Unlike wary shows, sports are still a lock

Ratings for most of television’s top primetime series and annual events have gradually declined over the years, but there’s one form of programming that has held up better than most: sports.

Advertisers pay big bucks for “TiVo-proof” programming like pro football and baseball’s postseason, and the network carriers of these games are at a big advantage in the ratings race. It’s a foregone conclusion, for example, that Fox — home this year to the Super Bowl, World Series and college football’s national title game — will win the season.

And because the biggest sporting events often tower over the Nielsens for entertainment programs, it behooves programmers to maximize the opportunities they present.

CBS will look to take advantage of a mammoth audience (perhaps 40 million) on Nov. 4 when the Indianapolis Colts play the New England Patriots in a 4:15 p.m. ET kickoff. Net last week made the no-brainer choice of canceling its weak Sunday 8 p.m. rookie drama “Viva Laughlin” and replaced it with the latest edition of “The Amazing Race,” which revs up that night.

With the game ending at about 7:30 p.m. ET (and a postgame a good choice to air until 8), “Race” could be looking at a lead-in of roughly 30 million viewers — more than “Survivor,” “CSI” or anything else on the Eye sked could hope to provide.

It has been argued that the sports audience is a borrowed viewership in that these viewers aren’t necessarily those that watch primetime series on the nets. But under what other scenario could CBS give an entertainment show’s premiere such a lofty launch?

And non-sports fans of “Race” will know to tune in at 8 o’clock too, so the sports lead-in is just gravy — and a bucket full of it at that.

“Race” was a good choice, but it would have been nice to see CBS launch a new show behind the game at 8. The best example of such a move in recent years was when the web followed the AFC Champ ionship game in January 2005 with drama “Numbers” — a show that’s been a ratings winner ever since.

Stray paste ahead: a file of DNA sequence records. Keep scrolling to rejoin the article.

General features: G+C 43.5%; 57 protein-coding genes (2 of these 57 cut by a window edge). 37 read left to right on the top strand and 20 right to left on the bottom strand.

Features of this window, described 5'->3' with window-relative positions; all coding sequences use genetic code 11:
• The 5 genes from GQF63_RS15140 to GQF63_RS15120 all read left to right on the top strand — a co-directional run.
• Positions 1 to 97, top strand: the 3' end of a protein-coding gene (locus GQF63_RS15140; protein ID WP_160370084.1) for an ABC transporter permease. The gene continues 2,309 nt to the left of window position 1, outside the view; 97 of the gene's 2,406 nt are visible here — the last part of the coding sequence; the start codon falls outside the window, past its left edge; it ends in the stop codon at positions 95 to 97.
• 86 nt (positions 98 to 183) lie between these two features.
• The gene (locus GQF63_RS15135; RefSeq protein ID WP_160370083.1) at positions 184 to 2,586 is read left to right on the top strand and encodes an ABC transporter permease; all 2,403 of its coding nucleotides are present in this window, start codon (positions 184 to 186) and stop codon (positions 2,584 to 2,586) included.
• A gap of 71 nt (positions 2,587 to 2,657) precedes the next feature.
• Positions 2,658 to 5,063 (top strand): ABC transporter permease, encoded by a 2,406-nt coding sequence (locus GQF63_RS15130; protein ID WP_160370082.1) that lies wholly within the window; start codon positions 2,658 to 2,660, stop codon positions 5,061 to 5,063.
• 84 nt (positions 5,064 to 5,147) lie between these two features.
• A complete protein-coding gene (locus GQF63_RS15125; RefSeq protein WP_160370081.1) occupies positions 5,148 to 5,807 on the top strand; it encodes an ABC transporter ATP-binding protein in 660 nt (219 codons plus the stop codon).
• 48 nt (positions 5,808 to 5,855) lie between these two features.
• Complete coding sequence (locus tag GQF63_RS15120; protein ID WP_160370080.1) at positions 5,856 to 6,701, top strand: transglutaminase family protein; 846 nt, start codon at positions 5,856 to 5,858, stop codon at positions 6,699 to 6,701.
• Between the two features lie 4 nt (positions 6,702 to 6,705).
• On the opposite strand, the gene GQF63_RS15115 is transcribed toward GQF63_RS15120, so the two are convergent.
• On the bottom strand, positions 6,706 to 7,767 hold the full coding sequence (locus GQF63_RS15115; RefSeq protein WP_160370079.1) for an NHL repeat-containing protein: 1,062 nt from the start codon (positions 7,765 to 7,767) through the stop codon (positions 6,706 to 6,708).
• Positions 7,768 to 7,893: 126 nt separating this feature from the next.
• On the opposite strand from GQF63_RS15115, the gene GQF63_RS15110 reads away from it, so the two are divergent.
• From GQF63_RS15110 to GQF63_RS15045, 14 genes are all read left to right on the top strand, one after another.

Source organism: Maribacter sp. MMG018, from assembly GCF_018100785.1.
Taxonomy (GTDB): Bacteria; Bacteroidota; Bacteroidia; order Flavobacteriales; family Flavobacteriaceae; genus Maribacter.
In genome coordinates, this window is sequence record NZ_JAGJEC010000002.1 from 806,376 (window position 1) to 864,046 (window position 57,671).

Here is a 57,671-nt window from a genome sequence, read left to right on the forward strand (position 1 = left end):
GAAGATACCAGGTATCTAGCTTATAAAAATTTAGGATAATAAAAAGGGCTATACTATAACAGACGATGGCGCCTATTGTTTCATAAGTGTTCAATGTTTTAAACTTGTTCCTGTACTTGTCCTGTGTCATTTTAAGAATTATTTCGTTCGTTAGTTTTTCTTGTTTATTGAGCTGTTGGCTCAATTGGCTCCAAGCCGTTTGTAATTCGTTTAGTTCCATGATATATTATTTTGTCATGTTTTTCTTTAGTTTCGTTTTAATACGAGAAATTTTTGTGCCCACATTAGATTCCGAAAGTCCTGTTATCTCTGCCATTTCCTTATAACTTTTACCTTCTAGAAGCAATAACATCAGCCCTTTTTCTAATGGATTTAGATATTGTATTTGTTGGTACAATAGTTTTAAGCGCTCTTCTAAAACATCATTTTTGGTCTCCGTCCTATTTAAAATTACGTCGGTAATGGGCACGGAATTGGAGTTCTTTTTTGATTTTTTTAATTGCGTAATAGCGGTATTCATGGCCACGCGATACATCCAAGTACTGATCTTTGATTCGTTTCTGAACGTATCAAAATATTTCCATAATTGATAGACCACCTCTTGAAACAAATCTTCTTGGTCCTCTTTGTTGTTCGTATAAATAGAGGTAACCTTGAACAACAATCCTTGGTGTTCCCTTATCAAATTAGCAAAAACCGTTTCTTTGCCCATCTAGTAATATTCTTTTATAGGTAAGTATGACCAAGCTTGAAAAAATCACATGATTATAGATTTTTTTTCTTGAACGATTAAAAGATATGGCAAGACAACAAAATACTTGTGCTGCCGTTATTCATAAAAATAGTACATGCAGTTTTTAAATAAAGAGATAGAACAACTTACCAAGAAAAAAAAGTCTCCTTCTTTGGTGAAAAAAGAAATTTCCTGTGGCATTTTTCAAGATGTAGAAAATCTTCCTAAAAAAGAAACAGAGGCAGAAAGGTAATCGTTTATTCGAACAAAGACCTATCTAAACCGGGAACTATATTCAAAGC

Fox will get its biggest football audience of the fall one week later (Nov. 11) when the Dallas Cowboys and New York Giants meet at 4:15 p.m.

“The Simpsons” is the likely beneficiary of the 30 million-plus aud funneled into the 8 o’clock hour, but this might be one time that Fox should take a chance by previewing a new drama, comedy or reality show.

ABC won’t have quite as big an audience on Nov. 18 for its final race of the NASCAR Nextel Cup chase, but it has smartly skedded the race’s conclusion for the 7 o’clock hour, leading into the “American Music Awards” at 8.

The Alphabet’s usual lineup, anchored by “Desperate Housewives,” skews female, so this was an ideal way of combining a male-driven sporting event with the rare ABC Sunday primetime that offers something for the guys.

About the only other opportunity ABC gets at a big sports lead-in will be the Rose Bowl football contest on Jan. 1.

But rather than follow it with a repeat of “Wife Swap” as it did a year ago, the net should program more aggressively — at the very least with a popular theatrical that could take advantage of a broad audience on a Monday night when no other net figures to air firstrun series.

After all, once football season ends, the only programming that will funnel more than 25 million viewers into the show airing behind it is Fox’s “American Idol.” So if you’re a net other than Fox, it’s time to think outside the box and let America’s love for sports work in your favor.

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